A new Canadian study seeks to repudiate some recent findings that showed drug-coated stents could be risky for certain high-risk patients.
Stents are little wire-mesh cylinders that prop open coronary arteries to prevent heart attacks.
The current debate centres on whether the drug-coated stents increase the risk of fatal blood clots compared with traditional stents that don't release medication to prevent reclogging of an artery.
The Canadian study that followed more than 3,700 patients is providing some pretty strong evidence that "drug-eluting" stents do not boost the risk of heart attack death when used in certain high-risk patients.
In fact, for whatever reason, patients given drug-coated stents in this study had a slightly lower death rate than those with conventional stents.
"After three years, the mortality rate was actually a little bit lower for the drug-eluting stent patients," 5.5 per cent versus 7.8 per cent of patients given standard bare-metal stents, said lead author Dr. Jack Tu, a senior scientist at the Institute for Clinical Evaluative Sciences (ICES).
Furthermore, "compared to bare-metal stents, the drug-eluting stents reduce the need for patients to have a second procedure, that is either a second angioplasty or bypass surgery," said Tu, a cardiologist and epidemiologist at Sunnybrook Health Sciences Centre in Toronto.
Researchers found that patients with drug-coated stents inserted after angioplasty (a procedure in which a tiny balloon opens up a blocked vessel) were 30 per cent less likely to need a second procedure compared with patients given a conventional stent.
As well, drug-coated stents appeared most effective in patients with certain underlying conditions: diabetes, very small blood vessels and lengthy blockages in vessels.
"What we found in our study is if you have two or more of those three risk factors, then you've got a statistically significant reduction in the need for a repeat procedure," Tu said. "Whereas, if you had only one or two of those risk factors or none of those risk factors, the reductions in the need for a second procedure weren't as statistically significant."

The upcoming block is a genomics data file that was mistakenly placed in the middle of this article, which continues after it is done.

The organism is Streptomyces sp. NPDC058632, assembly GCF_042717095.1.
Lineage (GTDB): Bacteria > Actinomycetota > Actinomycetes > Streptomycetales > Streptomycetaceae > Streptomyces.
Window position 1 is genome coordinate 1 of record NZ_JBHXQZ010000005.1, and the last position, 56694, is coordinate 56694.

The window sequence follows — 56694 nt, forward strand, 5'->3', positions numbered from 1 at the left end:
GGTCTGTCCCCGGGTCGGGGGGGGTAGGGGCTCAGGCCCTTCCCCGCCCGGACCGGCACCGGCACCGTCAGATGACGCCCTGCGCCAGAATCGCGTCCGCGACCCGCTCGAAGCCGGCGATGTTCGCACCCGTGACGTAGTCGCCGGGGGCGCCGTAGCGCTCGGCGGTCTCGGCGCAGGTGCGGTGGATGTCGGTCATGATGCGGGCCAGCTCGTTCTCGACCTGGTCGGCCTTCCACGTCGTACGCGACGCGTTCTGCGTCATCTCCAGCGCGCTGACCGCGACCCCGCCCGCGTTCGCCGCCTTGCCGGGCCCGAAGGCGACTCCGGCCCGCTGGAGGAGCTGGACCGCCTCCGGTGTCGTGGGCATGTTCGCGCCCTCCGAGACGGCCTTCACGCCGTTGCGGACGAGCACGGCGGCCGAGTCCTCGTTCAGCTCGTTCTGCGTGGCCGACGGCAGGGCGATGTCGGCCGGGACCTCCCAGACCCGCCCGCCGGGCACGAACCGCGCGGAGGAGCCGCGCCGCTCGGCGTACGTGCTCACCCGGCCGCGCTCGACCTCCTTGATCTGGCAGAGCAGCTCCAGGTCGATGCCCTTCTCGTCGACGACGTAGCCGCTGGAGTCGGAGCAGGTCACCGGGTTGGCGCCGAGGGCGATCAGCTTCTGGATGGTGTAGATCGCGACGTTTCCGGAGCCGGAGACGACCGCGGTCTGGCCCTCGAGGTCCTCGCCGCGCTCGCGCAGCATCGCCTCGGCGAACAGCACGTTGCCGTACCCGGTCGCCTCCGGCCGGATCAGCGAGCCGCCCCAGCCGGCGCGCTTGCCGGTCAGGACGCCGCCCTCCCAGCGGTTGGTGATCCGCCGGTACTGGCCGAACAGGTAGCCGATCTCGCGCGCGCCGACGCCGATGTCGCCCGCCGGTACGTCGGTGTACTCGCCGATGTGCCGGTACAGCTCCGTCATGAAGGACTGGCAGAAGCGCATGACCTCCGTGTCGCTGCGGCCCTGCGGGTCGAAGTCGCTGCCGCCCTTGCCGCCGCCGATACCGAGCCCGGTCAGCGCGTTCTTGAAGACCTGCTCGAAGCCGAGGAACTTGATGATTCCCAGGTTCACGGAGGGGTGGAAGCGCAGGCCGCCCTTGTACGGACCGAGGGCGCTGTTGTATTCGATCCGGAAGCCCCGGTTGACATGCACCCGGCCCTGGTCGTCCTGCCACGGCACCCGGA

The study, published in Thursday's issue of the New England Journal of Medicine, used health records from 3,751 patients in Ontario, about half of whom received drug-coated stents and the other half traditional stents.
The research was aimed at determining safety and cost-effectiveness of drug-eluting stents, which run about $2,300 each, compared to $700 for bare-metal stents.
Since their introduction to much fanfare in 2003, more than six million drug-eluting stents have been implanted in heart patients worldwide, creating a $5-billion a year market.
But when recent studies from Europe and Sweden suggested drug-coated stents might increase heart attack and death rates, use of the devices dropped dramatically in some counties, including the United States.
This study may help change that trend, experts commenting on the research say. "This is an important study that represents real-life experience in Canada," said Dr. Todd Anderson, chief of cardiology at the University of Calgary. "Reassuringly, it shows us that ... the need for having a second procedure is reduced.
"More importantly, it demonstrates that there is no increase in mortality or late miocardial infarction (heart attack) in those individuals who receive the drug-eluting stent," Anderson, a spokesman for the Heart and Stroke Foundation, said Wednesday from Calgary, Canada.